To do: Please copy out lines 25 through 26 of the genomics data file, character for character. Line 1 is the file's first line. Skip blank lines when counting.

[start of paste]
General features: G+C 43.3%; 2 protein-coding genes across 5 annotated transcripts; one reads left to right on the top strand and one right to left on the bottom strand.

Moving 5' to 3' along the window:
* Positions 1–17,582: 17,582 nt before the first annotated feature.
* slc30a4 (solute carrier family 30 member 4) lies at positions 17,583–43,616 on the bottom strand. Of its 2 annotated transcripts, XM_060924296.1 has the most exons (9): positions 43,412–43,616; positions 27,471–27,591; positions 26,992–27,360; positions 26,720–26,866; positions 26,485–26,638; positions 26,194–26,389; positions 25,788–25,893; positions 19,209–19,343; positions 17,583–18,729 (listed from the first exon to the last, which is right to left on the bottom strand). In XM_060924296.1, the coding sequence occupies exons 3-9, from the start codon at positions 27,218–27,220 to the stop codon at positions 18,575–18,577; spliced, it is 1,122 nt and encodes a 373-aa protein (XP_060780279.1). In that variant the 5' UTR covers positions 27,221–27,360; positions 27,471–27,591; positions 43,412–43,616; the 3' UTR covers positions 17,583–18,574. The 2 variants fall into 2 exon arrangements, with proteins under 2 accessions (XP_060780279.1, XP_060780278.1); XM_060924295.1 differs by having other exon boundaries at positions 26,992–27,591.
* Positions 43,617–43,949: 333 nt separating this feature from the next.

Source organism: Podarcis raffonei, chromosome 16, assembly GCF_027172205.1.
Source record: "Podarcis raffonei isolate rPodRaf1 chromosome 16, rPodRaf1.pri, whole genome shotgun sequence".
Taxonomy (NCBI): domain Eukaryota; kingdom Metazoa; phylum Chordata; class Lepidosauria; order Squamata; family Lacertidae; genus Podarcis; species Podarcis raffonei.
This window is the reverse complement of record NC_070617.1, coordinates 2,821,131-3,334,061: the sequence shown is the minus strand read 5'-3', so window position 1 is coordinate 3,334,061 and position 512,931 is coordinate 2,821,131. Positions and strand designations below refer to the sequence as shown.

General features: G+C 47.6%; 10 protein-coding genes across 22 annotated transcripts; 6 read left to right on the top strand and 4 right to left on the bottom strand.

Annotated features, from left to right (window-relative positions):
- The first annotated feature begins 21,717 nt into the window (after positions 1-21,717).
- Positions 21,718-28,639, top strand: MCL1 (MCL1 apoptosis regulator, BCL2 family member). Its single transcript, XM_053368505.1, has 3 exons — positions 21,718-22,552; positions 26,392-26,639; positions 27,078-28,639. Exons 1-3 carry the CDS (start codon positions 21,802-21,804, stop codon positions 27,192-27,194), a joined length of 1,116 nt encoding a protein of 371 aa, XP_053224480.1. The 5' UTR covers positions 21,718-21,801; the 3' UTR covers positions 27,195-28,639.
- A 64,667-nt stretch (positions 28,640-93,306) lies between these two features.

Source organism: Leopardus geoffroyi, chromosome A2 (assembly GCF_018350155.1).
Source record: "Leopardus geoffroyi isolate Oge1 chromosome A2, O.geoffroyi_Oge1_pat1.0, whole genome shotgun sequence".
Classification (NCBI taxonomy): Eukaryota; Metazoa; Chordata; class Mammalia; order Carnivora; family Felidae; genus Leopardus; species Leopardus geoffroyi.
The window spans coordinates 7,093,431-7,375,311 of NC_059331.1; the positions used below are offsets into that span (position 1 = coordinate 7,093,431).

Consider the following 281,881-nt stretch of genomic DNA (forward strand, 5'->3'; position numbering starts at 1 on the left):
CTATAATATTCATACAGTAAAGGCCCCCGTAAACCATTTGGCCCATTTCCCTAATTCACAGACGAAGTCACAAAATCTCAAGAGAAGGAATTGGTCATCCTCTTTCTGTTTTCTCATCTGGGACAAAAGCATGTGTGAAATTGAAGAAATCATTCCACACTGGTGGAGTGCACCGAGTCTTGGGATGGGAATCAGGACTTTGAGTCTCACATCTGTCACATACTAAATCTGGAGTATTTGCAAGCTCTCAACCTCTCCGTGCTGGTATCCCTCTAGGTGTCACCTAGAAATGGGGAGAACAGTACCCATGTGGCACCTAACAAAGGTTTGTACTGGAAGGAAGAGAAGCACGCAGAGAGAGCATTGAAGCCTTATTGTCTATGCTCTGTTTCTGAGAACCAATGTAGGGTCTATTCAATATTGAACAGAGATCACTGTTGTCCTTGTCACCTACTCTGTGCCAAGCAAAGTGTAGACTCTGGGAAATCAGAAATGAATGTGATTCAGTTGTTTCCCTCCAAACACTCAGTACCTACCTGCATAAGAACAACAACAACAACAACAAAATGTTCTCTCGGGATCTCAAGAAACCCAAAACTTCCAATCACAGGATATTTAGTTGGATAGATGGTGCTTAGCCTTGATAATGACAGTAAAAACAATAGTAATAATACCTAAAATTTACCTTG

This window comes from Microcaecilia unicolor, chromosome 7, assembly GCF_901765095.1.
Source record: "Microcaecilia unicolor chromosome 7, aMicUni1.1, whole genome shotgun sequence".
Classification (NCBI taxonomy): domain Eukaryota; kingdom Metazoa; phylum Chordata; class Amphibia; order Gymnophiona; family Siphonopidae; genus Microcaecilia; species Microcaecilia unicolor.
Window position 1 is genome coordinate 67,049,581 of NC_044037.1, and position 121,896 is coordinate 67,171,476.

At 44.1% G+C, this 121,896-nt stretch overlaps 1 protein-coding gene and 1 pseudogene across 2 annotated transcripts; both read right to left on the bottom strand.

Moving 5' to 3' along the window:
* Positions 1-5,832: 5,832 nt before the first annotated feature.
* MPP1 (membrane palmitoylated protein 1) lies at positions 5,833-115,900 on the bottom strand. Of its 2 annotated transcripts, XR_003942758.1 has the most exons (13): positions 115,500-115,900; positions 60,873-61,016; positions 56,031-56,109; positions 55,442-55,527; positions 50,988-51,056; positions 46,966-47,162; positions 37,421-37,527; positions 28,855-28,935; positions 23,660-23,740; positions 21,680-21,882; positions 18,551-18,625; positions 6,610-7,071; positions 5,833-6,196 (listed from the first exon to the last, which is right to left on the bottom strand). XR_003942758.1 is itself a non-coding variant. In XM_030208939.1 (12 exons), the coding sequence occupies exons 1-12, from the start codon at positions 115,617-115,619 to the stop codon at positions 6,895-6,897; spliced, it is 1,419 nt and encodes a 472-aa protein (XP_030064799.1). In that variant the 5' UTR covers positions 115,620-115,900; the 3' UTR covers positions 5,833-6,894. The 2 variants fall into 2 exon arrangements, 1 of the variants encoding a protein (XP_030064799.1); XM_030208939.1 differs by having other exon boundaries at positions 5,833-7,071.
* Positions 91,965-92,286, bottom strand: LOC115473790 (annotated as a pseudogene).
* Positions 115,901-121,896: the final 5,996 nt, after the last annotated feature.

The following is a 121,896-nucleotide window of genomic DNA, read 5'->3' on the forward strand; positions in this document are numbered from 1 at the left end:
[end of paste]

At 44.1% G+C, this 121,896-nt stretch overlaps 1 protein-coding gene and 1 pseudogene across 2 annotated transcripts; both read right to left on the bottom strand.

Moving 5' to 3' along the window: